A principal feature of the truss structure is that it is cast from a lightweight material, and in one preferred form from a titanium alloy, as a single piece, integrally formed structure. The elongated rails and truss elements of the structure are further arranged in consideration of the loads that will be experienced by the engine strut during operation of the aircraft, and more specifically to eliminate, or virtually eliminate, the risk of structural failure of the truss structure should one particular truss element develop a crack. Thus, the truss structure is designed to provide redundant load paths to better ensure that if a crack develops in any one particular truss element, the entire truss structure will still remain structurally sound.

The truss structure of the present invention can be used in a wide variety of applications and is therefore not limited to just those involving commercial aircraft. Virtually any application where a large, lightweight, integrally formed truss-like component would be desirable would form a potential application for the truss structure of the present invention.

The features, functions, and advantages can be achieved independently in various embodiments of the present inventions or may be combined in yet other embodiments.

BRIEF DESCRIPTION OF THE DRAWINGS

The present invention will become more fully understood from the detailed description and the accompanying drawings, wherein:

FIG. 1 is a simplified side view illustrating a truss in accordance with the present invention being used to secure a jet engine to an under surface of wing of a commercial aircraft;

FIG. 2 is a perspective view of a truss structure forming a engine strut in accordance with a preferred embodiment of the present invention;

FIG. 3 is a perspective view of the truss structure of FIG. 2;

FIG. 4 is a side view of the truss structure of FIGS. 1 and 2;

FIG. 5 is a cross-sectional view of a portion of the truss structure of FIG. 3 taken in accordance with section line 55 in FIG. 3;

FIG. 6 is a perspective view of just the end of the truss opposite that shown in FIG. 3; and

FIG. 7 is a cross-sectional view of a portion of the truss in accordance with section line 77 in FIG. 4.

DETAILED DESCRIPTION OF THE PREFERRED EMBODIMENTS

The following description of the preferred embodiment(s) is merely exemplary in nature and is in no way intended to limit the invention, its application, or uses.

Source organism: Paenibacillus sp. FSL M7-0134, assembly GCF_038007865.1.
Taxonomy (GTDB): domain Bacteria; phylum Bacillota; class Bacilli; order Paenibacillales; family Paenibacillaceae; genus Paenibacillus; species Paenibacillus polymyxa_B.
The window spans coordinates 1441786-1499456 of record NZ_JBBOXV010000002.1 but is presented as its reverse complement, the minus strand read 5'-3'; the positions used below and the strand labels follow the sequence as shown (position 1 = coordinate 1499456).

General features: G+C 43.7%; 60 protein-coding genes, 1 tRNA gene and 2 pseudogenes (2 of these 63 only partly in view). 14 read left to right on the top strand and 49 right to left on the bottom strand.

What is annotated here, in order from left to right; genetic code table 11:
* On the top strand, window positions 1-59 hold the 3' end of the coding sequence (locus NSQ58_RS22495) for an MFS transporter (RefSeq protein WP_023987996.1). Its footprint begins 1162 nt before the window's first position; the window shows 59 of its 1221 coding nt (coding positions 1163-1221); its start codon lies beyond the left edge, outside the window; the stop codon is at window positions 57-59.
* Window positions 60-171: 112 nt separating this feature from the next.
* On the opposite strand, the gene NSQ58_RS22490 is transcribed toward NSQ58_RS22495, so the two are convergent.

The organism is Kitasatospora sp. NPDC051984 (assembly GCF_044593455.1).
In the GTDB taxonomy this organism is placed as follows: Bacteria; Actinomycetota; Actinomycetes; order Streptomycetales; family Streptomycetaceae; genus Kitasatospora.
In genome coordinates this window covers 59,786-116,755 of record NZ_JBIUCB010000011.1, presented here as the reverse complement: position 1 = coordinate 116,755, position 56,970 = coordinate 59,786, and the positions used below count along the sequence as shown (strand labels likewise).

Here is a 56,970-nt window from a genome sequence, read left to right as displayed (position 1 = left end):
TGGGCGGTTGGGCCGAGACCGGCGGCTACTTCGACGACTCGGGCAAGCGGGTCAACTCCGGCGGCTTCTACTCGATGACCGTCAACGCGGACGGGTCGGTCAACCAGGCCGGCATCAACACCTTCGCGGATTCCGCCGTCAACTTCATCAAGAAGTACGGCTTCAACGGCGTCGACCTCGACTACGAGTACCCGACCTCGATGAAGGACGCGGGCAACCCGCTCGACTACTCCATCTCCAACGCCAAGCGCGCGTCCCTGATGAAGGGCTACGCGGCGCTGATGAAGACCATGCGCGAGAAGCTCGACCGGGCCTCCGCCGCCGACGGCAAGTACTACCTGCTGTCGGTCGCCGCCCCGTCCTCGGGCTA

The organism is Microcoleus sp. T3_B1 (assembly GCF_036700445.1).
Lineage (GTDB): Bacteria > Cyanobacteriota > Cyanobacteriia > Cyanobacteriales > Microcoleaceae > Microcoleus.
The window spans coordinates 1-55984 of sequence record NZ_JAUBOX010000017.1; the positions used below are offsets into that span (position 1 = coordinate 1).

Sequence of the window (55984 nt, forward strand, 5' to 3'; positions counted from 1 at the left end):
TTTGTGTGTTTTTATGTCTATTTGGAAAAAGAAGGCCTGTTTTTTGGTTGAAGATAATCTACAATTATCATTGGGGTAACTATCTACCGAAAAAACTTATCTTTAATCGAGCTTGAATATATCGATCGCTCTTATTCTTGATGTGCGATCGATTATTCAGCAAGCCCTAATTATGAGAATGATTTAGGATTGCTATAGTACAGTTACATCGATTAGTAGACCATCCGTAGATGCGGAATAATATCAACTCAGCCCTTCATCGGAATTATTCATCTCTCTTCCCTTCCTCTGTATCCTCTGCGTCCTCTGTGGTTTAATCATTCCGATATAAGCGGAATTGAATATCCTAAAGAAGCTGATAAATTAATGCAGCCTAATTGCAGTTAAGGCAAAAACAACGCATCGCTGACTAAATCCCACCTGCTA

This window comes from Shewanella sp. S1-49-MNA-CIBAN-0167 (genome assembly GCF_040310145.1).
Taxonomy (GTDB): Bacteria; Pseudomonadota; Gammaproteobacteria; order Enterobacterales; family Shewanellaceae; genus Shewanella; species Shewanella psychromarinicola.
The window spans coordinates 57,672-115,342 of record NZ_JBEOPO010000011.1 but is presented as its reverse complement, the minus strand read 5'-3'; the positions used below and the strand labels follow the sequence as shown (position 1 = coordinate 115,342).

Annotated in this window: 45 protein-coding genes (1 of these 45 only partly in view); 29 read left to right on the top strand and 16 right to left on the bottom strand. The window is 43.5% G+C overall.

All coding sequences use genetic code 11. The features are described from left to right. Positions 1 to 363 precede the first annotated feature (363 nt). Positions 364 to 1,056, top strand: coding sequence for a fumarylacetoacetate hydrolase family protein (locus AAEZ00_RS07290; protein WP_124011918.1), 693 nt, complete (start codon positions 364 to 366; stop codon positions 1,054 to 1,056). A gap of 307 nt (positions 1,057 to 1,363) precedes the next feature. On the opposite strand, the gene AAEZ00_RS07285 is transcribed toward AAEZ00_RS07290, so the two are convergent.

Referring to FIG. 1, there is shown a simplified illustration of a truss structure 10 in accordance with a preferred embodiment of the present invention specifically adapted for use as an engine strut or pylon on a commercial aircraft. The truss structure 10, in this example, is used to secure a jet engine 12 to an under surface 14 a of a wing 14 of a commercial aircraft 16 via links 17 a and 17 b. Links 19 a, 19 b and 19 c secure the jet engine 12 to the truss structure 10.

Referring to FIGS. 2–4, the truss structure 10 is shown in greater detail. The truss structure 10 includes a plurality of elongated, tubular rails 18 arranged to form an overall generally rectangular shaped piece when viewed from one end of the truss structure 10. The elongated rails 18 are preferably either circular in cross-section or have a quadrilateral cross-sectional shape with rounded corners to allow easier filling of a casting mold used to form the truss structure 10. However, other cross-sectional shapes for the elongated rails 18 could also be employed.

The elongated rails 18 are intercoupled by a plurality of truss elements 20. Each of the truss elements 20 is similarly preferably formed with a circular cross-sectional shape or a rounded quadrilateral cross-sectional shape to better facilitate molding. The truss elements 20 are further arranged so as to be interconnected at a plurality of truss nodes 22. One or more of the truss nodes 22 can be used to form a “gating” location into which molten titanium material can be injected into the mold used to form the truss structure 10. The molding of the truss structure 10 will be discussed in further detail in the following paragraphs. The interconnection of the truss elements 20 and elongated rails 18 cooperatively form a structurally strong and rigid, single piece component that is also light in weight when compared to similarly sized structures made as built-up assemblies of individual parts. The layout of the truss elements 20 is preferably formed through a computer aided design system and tailored to accommodate the loads that the truss structure 10 will need to support.

A particular advantage of the truss structure 10 is that, when properly designed and sized, if any one truss element 20 or elongated rail 18 should develop a crack, or worse yet break completely through, the entire truss structure 10 will still be capable of supporting the required loads. Rather, the structural integrity of the overall truss structure 10 will not be tangibly reduced or compromised by a crack or a break of any one of the truss elements 20. The truss structure 10 effectively provides redundant load paths that allows the loads experienced by the truss structure 10 to be redistributed through the remaining truss elements 20 in the event one of the truss elements 20 should fail. This advantageous feature makes the truss structure 10 well suited for use as a primary support structure on a commercial aircraft.